Take one distractible elementary student with heightened touch sensitivity and one set of sight word cards. Add one creative teacher who discovered how to mix the two together to totally engage the student in word practice.
I really enjoy the time I spend subbing as a teacher’s assistant because I get to learn from experienced teachers. That is how I found out about scratch-a-word. To play, put down 3 sight word cards and use your finger to write one of them on the student’s back. The student says the word and also reads the other two words. I don’t know who enjoyed the activity more, the student or me!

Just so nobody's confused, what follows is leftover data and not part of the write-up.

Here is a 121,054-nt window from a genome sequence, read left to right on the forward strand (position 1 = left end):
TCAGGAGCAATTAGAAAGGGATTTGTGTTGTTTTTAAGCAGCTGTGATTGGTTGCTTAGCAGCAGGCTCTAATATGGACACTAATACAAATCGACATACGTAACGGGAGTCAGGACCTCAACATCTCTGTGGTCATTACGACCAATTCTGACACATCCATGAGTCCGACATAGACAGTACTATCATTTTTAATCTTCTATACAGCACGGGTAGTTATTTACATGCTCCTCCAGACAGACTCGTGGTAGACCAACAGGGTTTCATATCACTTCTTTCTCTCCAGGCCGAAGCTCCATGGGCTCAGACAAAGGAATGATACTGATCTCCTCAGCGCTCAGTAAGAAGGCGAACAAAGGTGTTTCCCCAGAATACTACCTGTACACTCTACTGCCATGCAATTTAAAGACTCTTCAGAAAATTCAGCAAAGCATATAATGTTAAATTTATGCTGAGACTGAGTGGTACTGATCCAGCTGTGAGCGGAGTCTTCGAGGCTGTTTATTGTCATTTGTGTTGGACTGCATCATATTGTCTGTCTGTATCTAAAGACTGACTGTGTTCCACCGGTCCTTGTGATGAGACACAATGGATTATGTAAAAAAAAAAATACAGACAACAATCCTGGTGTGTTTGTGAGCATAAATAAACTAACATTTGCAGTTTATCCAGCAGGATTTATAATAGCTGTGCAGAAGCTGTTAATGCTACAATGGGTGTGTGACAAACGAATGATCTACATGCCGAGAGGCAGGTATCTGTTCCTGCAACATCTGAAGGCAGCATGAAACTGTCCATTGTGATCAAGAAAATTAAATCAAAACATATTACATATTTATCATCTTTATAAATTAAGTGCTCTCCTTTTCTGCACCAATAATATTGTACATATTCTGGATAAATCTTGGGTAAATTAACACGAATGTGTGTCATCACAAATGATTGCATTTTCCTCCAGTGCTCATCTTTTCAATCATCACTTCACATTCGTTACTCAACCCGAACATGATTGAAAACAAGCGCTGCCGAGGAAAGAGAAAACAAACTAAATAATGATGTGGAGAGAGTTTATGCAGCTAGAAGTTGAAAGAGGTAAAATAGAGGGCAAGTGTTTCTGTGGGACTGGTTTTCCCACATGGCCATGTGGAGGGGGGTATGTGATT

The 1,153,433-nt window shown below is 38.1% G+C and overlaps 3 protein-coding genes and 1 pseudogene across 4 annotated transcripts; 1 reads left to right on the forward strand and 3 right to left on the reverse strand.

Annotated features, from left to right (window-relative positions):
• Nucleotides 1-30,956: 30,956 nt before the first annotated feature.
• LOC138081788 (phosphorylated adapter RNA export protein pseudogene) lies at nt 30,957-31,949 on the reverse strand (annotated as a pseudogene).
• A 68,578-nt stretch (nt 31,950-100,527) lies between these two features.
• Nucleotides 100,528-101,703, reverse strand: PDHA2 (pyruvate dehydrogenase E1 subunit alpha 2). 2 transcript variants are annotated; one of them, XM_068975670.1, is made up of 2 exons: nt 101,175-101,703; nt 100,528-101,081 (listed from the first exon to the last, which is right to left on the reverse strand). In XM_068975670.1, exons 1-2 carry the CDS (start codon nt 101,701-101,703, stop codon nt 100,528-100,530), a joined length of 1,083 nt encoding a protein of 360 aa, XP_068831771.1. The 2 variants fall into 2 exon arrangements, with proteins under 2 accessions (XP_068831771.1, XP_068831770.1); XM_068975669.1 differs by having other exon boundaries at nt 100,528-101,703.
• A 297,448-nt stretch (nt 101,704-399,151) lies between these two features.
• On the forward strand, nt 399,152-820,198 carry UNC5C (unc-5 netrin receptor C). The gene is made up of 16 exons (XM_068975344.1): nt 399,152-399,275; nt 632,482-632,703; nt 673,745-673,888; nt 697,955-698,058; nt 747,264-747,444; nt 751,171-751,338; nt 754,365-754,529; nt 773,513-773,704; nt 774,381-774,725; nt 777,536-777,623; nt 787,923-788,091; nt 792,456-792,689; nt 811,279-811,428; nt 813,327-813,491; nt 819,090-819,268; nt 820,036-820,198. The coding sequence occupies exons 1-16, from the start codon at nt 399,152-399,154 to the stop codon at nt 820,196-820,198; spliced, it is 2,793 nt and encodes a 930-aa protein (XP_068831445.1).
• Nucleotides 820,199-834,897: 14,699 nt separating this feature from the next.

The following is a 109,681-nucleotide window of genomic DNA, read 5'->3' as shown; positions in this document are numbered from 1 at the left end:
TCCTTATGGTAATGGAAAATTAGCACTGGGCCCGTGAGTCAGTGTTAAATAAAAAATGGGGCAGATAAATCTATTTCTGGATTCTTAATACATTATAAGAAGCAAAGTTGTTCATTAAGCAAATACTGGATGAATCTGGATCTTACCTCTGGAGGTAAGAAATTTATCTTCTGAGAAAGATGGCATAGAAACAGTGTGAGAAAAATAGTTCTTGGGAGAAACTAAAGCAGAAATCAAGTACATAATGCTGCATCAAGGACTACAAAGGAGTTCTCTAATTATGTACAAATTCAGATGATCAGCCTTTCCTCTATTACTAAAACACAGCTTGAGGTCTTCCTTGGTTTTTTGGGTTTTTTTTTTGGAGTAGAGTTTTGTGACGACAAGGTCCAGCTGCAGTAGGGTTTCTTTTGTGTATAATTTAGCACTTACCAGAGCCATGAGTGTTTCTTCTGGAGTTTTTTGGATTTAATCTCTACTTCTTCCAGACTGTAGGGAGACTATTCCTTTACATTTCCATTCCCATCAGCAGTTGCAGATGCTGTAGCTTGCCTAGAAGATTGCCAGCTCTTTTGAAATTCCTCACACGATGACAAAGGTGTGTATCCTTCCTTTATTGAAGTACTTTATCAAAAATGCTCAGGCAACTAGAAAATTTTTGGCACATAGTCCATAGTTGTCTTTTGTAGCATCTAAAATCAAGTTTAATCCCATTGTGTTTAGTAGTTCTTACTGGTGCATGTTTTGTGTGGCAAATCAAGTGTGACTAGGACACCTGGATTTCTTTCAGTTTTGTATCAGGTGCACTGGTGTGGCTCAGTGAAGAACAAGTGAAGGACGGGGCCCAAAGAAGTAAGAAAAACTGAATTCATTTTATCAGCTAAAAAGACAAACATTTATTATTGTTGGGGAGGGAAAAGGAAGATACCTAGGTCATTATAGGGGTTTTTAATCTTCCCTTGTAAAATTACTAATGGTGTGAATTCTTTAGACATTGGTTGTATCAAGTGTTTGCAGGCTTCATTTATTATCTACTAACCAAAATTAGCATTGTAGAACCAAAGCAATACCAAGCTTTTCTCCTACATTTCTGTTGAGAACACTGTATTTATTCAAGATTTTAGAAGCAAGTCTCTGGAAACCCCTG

There is nothing earth-shattering about this technique. In fact, it would only benefit a small percentage of students in a limited number of ways. The important lesson is that the teacher looked at the strengths and weaknesses of the individual student and adapted her technique to take advantage of the strengths to meet the needs of the student.